One of the great pleasures when you visit a country such as Italy is to drink in the wonders of its architectural heritage. From Roman times through the Renaissance, and into the modern age, Italy’s architecture has a splendor that may be matched by other countries, but rarely equaled.
Rome – the eternal city
As Italy’s capital, Rome is full of architectural treasures, perhaps the greatest of which is the Colosseum. Built primarily during the 70s CE by Jewish slaves, this incredible monument is a testament to how inventive the ancient Romans were. Though the architect is unknown, this vast amphitheater was the largest built throughout the Roman Empire. Capable of seating at least 50,000 spectators for gladiatorial combat and various types of games, its style includes Ionian and Corinthian columns and Corinthian pilasters, the later used as ornamentation, rather than supporting the structure. When you visit, you can imagine huge crowds as they cheered and screamed for the entertainment.
The Basilica of St. Peter is in Vatican City, which is surrounded by Rome, was constructed in the mid-16th century, and designed by Giacomo della Porta and famed painter/sculptor Michelangelo. Thought to be the largest Christian church in the world, it’s a stunning example of Renaissance architecture.
Cities and villages
There is so much to see in Italy that it can almost seem like an overload of architectural wonders. You can visit vibrant, modern Milan, the southern city of Naples and see the Leaning Tower of Pisa – another architectural gem – or experience the famous towers of San Gimignano.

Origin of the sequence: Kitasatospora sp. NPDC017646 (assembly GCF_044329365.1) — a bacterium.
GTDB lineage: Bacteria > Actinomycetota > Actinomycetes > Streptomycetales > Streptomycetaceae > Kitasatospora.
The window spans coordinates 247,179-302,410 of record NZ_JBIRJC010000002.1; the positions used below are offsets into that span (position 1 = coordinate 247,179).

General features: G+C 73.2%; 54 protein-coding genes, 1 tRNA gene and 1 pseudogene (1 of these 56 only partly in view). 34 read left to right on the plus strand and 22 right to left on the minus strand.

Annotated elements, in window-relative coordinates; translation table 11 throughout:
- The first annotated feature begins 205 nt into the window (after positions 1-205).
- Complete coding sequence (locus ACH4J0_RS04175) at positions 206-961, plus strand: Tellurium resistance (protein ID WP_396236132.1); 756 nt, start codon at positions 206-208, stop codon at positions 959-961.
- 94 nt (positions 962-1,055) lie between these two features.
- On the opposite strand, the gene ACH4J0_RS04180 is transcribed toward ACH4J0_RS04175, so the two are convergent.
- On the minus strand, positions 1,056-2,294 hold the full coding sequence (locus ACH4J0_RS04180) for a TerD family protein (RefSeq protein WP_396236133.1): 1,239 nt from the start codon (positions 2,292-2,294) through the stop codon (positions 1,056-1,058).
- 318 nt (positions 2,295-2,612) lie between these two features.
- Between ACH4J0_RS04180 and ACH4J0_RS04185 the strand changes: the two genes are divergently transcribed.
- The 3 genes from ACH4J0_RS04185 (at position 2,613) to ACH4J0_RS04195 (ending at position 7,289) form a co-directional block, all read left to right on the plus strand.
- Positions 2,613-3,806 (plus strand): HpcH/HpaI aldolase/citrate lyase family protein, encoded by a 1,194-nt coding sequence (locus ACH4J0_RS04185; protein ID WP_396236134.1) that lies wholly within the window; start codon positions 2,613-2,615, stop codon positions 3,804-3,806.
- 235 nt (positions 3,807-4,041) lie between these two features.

Take a tour of some of the little hilltop villages, old and beautiful houses in narrow streets, all with their trademark wooden window shutters to keep out the fierce Italian heat as well as insulate rooms in colder months. When you get back home, you can incorporate some of that Italian architecture style into your own spaces adding shutters.
Under the control of the historic Medici family throughout the Renaissance, Florence became a major center for trade, and many beautiful buildings were constructed. To see Renaissance architecture at its peak, you can visit the Duomo, Florence’s cathedral. Here you’ll find an architectural style that puts emphasis on symmetry and proportion, geometry and a harking back to the classical style of ancient Rome.
The Ponte Vecchio is a bridge across the River Arno, and was rebuilt in 1345 following a flood that destroyed the original bridge. In the style of Italian mediaeval vernacular, it has three segmental arches.
You probably know about its famed canals, but Venice also boasts many historic buildings. Foremost among them is the Doge’s Palace, built in the Italian Gothic style during the 14th and 15th centuries. It’s a gothic palace made of colored marble. It is named after the city’s leaders.
A visit to Italy will give you new inspiration into the architecture of your own home as well as take your breath away with the magnificent architecture of the country.